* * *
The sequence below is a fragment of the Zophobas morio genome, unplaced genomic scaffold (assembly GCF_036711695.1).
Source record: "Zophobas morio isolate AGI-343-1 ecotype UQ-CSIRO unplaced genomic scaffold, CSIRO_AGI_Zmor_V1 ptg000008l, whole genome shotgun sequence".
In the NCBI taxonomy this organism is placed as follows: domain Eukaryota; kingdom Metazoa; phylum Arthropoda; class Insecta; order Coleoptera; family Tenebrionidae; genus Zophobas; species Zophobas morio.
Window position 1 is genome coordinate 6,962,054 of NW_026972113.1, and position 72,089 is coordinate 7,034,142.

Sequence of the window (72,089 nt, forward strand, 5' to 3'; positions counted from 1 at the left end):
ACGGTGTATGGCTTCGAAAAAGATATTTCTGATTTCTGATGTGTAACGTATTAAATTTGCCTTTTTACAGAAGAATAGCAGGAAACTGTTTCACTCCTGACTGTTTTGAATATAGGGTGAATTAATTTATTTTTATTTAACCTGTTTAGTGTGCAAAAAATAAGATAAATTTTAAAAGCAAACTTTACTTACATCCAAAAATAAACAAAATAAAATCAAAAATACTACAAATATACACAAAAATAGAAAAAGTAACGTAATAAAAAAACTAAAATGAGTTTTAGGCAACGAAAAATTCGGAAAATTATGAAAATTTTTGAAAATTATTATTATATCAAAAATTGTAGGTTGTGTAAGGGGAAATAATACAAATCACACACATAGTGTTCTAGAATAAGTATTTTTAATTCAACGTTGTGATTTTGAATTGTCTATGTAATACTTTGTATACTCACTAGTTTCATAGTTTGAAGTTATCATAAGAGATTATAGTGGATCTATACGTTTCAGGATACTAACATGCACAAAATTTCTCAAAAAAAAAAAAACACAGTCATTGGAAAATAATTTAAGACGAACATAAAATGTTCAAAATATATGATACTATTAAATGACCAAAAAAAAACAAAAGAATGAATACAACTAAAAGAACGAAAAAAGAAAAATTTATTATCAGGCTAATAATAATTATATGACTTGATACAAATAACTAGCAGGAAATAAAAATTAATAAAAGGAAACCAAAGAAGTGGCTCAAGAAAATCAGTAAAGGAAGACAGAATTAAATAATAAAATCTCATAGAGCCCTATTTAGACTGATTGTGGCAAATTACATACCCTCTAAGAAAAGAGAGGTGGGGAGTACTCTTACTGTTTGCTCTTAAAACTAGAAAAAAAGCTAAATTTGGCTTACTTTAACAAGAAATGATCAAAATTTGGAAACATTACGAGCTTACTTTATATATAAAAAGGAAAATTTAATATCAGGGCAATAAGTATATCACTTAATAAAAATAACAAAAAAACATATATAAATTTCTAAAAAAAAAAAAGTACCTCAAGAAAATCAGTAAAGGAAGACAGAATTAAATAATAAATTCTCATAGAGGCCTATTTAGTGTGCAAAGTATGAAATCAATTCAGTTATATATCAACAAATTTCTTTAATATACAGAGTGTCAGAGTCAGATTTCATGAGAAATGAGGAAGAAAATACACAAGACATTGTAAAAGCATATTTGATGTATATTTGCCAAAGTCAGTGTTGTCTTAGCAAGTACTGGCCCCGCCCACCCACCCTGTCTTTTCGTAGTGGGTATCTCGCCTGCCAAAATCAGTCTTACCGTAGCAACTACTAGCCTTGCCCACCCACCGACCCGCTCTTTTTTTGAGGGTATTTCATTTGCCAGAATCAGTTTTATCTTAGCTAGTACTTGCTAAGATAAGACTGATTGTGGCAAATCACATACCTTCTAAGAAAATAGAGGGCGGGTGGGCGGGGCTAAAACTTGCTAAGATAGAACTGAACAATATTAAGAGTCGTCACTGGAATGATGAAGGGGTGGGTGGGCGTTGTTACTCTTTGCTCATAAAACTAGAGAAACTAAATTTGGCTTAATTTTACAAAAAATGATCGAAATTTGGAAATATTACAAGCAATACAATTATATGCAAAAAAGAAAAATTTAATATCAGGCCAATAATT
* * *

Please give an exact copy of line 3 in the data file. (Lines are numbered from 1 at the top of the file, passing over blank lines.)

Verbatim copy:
In the NCBI taxonomy this organism is placed as follows: domain Eukaryota; kingdom Metazoa; phylum Arthropoda; class Insecta; order Coleoptera; family Tenebrionidae; genus Zophobas; species Zophobas morio.